When I realized that, okay, saving money is really great, particularly for those short-term goals, particularly for saving for emergencies, saving for some of those things that you want to use money for in the short term, how do you build wealth over time? One of the key components there was investing.
And that was scary because in my mind investing meant gambling. And so I had to really navigate all of the jargon that was out there. All of the intimidating alphabet soup of 401K IRA, ABC 1, 2, 3, sort of navigating. In order to really understand first the type of investor I wanted to be.
And second, what was the asset class that I wanted to invest in? Because when we talk about investing, it's not just real estate, it's not just the stock market. It's not just businesses. So I really wanted to understand the type of investor I wanted to be.”
Heather Zeitzwolfe: “Yeah, it is very complicated. And now with digital currencies, Bitcoin NFTs, all of that.
Now it's even getting more difficult to understand. And I think that's one of the turnoffs for a lot of people is they feel like they don't understand it. They don't want to take the risk. It always seems risky, but there are ways to get around that risk. All right. I want to talk about some actionable things that people can do because you have been able to build wealth. You're heading towards an early retirement, is that correct?”
Walli Miller: “Yeah. I actually like to use the term “work optional”. I think, in particularly your audience, it's not about just sitting on a beach and doing nothing. It's about really having control of your time.
And deciding how you want to spend your time. And sure, maybe some of the things we decide to spend our time with will create revenue, right? We'll generate a profit, we'll bring in an income, but there might be also a situation where you might want to do something that may not generate any income, whether it's volunteering, pursuing a passion project that you might have, I like to use the term “being work optional.” I will be work optional. And about two years my husband and I really got focused on what was most important to us. So we anticipate being able to be work optional by December, 2023. That's like our goal date there.”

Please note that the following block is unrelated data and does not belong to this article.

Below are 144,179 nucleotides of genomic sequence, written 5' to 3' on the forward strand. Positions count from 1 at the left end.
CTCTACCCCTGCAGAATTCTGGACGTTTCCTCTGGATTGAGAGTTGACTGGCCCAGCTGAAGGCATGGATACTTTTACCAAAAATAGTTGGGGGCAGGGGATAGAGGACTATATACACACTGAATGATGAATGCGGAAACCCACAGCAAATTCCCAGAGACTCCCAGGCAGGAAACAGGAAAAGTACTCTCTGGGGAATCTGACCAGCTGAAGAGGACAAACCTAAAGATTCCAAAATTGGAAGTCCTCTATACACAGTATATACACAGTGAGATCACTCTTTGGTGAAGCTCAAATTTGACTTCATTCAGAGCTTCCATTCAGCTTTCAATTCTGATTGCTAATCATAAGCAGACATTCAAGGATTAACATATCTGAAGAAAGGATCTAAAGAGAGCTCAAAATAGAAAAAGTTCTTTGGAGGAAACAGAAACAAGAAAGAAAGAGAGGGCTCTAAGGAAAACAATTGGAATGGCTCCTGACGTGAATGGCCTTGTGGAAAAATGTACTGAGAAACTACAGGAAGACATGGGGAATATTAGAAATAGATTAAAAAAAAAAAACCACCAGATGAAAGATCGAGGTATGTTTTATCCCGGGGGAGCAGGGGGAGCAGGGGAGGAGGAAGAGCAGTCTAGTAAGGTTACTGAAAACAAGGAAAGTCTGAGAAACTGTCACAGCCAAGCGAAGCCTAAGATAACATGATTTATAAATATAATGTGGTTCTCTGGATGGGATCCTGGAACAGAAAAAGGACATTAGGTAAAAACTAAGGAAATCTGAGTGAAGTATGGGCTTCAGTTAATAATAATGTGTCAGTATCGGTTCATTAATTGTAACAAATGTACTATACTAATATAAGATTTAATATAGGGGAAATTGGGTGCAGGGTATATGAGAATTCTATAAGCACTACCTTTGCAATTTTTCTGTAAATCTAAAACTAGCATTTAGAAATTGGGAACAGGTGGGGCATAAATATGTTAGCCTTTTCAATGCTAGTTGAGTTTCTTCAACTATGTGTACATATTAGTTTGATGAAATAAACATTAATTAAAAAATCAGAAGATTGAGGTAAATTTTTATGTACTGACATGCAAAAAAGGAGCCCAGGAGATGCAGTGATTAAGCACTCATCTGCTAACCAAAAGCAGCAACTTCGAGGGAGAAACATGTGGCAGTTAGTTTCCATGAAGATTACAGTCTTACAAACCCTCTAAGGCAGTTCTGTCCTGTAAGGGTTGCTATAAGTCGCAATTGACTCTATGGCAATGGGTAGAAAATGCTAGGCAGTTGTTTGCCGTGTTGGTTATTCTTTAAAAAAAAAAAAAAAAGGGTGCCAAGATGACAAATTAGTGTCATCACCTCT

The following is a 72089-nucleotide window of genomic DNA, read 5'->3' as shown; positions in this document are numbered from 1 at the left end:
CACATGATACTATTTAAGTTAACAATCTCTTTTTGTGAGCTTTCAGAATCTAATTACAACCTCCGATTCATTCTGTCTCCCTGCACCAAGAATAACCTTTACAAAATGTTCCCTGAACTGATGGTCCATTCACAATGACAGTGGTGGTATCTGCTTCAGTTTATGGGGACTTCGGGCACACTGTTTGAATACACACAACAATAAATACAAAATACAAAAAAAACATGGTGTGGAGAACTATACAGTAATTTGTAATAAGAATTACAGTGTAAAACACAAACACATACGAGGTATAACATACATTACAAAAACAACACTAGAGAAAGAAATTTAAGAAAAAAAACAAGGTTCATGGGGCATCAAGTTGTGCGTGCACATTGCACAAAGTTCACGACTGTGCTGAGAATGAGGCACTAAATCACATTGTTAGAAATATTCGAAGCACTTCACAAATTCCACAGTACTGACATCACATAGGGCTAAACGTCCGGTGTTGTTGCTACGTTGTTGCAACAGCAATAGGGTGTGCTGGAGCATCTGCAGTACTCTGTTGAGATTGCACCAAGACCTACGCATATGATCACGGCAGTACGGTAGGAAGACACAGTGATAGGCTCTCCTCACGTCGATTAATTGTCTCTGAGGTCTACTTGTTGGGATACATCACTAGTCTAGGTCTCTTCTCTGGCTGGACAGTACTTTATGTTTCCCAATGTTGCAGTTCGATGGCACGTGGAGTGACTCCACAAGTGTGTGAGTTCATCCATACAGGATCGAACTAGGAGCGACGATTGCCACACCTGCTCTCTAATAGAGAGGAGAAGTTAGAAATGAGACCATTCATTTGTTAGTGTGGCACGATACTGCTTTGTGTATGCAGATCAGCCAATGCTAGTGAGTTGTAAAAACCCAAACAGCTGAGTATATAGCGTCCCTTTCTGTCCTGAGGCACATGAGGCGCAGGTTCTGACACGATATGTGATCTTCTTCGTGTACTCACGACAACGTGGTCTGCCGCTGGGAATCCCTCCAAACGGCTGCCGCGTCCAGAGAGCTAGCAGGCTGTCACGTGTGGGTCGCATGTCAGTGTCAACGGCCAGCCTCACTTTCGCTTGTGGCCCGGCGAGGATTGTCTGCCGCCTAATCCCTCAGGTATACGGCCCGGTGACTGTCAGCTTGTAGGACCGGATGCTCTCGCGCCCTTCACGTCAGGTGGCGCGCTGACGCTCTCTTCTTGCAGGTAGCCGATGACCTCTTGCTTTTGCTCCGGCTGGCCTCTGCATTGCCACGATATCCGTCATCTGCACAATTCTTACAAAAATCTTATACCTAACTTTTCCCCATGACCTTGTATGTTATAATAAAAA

Heather Zeitzwolfe: “Congratulations. That is amazing. I love being frugal I've listened to you on other podcasts.
Sounds like you have also been frugal throughout your life, besides all your spending sprees that you were talking about a moment ago, but…”
Walli Miller: “Early on, early.”
Heather Zeitzwolfe: “ I have a lot of experience, with being frugal. I'm a total bargain hunter. I love to clip coupons and all of that.
What are some ways that you educate your clients on how to save money each month? That my listeners can also benefit from.”
Walli Miller: “I love this question. I do have frugal tendencies, but I am not a penny pincher because it takes too much energy. And I also want to be able to enjoy the life that I want to live right now.